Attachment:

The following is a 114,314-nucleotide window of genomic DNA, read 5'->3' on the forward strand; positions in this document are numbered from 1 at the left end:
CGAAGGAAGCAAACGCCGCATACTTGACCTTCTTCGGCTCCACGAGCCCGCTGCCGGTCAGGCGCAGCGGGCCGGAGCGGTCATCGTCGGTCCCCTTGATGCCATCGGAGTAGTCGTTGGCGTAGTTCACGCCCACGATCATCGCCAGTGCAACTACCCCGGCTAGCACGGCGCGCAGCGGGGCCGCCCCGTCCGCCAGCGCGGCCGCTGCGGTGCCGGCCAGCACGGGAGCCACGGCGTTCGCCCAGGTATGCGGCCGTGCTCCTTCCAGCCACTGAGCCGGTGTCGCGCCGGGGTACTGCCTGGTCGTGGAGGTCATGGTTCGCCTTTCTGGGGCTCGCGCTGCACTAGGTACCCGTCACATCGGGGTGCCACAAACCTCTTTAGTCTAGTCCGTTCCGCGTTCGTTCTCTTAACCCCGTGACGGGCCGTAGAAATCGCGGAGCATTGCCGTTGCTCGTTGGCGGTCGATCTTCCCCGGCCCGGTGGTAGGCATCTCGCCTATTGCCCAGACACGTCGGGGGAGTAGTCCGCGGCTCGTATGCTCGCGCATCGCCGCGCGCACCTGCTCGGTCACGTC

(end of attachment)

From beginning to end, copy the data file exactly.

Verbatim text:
The following is a 114,314-nucleotide window of genomic DNA, read 5'->3' on the forward strand; positions in this document are numbered from 1 at the left end:
CGAAGGAAGCAAACGCCGCATACTTGACCTTCTTCGGCTCCACGAGCCCGCTGCCGGTCAGGCGCAGCGGGCCGGAGCGGTCATCGTCGGTCCCCTTGATGCCATCGGAGTAGTCGTTGGCGTAGTTCACGCCCACGATCATCGCCAGTGCAACTACCCCGGCTAGCACGGCGCGCAGCGGGGCCGCCCCGTCCGCCAGCGCGGCCGCTGCGGTGCCGGCCAGCACGGGAGCCACGGCGTTCGCCCAGGTATGCGGCCGTGCTCCTTCCAGCCACTGAGCCGGTGTCGCGCCGGGGTACTGCCTGGTCGTGGAGGTCATGGTTCGCCTTTCTGGGGCTCGCGCTGCACTAGGTACCCGTCACATCGGGGTGCCACAAACCTCTTTAGTCTAGTCCGTTCCGCGTTCGTTCTCTTAACCCCGTGACGGGCCGTAGAAATCGCGGAGCATTGCCGTTGCTCGTTGGCGGTCGATCTTCCCCGGCCCGGTGGTAGGCATCTCGCCTATTGCCCAGACACGTCGGGGGAGTAGTCCGCGGCTCGTATGCTCGCGCATCGCCGCGCGCACCTGCTCGGTCACGTC